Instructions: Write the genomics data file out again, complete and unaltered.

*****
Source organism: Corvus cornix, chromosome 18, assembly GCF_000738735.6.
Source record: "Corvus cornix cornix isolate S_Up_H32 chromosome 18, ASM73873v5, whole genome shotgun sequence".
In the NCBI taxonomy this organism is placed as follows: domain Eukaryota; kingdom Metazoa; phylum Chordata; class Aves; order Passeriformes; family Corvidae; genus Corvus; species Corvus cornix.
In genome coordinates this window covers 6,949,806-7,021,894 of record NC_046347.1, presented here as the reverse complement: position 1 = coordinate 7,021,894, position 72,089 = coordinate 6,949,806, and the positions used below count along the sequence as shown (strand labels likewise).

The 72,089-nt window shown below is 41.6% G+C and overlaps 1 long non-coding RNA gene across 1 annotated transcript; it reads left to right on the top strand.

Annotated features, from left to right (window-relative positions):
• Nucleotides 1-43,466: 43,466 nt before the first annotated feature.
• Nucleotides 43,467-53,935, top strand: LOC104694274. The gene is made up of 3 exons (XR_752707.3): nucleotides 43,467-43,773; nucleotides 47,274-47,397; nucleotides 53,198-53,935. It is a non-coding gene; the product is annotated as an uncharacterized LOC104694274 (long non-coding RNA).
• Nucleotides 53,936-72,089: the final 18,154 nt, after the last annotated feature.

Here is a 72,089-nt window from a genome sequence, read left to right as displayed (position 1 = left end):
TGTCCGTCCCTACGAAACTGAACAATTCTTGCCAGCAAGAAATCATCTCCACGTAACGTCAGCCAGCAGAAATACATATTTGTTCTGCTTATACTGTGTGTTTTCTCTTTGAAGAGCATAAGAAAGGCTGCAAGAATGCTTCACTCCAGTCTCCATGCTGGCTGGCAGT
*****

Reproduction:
Source organism: Corvus cornix, chromosome 18, assembly GCF_000738735.6.
Source record: "Corvus cornix cornix isolate S_Up_H32 chromosome 18, ASM73873v5, whole genome shotgun sequence".
In the NCBI taxonomy this organism is placed as follows: domain Eukaryota; kingdom Metazoa; phylum Chordata; class Aves; order Passeriformes; family Corvidae; genus Corvus; species Corvus cornix.
In genome coordinates this window covers 6,949,806-7,021,894 of record NC_046347.1, presented here as the reverse complement: position 1 = coordinate 7,021,894, position 72,089 = coordinate 6,949,806, and the positions used below count along the sequence as shown (strand labels likewise).

The 72,089-nt window shown below is 41.6% G+C and overlaps 1 long non-coding RNA gene across 1 annotated transcript; it reads left to right on the top strand.

Annotated features, from left to right (window-relative positions):
• Nucleotides 1-43,466: 43,466 nt before the first annotated feature.
• Nucleotides 43,467-53,935, top strand: LOC104694274. The gene is made up of 3 exons (XR_752707.3): nucleotides 43,467-43,773; nucleotides 47,274-47,397; nucleotides 53,198-53,935. It is a non-coding gene; the product is annotated as an uncharacterized LOC104694274 (long non-coding RNA).
• Nucleotides 53,936-72,089: the final 18,154 nt, after the last annotated feature.

Here is a 72,089-nt window from a genome sequence, read left to right as displayed (position 1 = left end):
TGTCCGTCCCTACGAAACTGAACAATTCTTGCCAGCAAGAAATCATCTCCACGTAACGTCAGCCAGCAGAAATACATATTTGTTCTGCTTATACTGTGTGTTTTCTCTTTGAAGAGCATAAGAAAGGCTGCAAGAATGCTTCACTCCAGTCTCCATGCTGGCTGGCAGT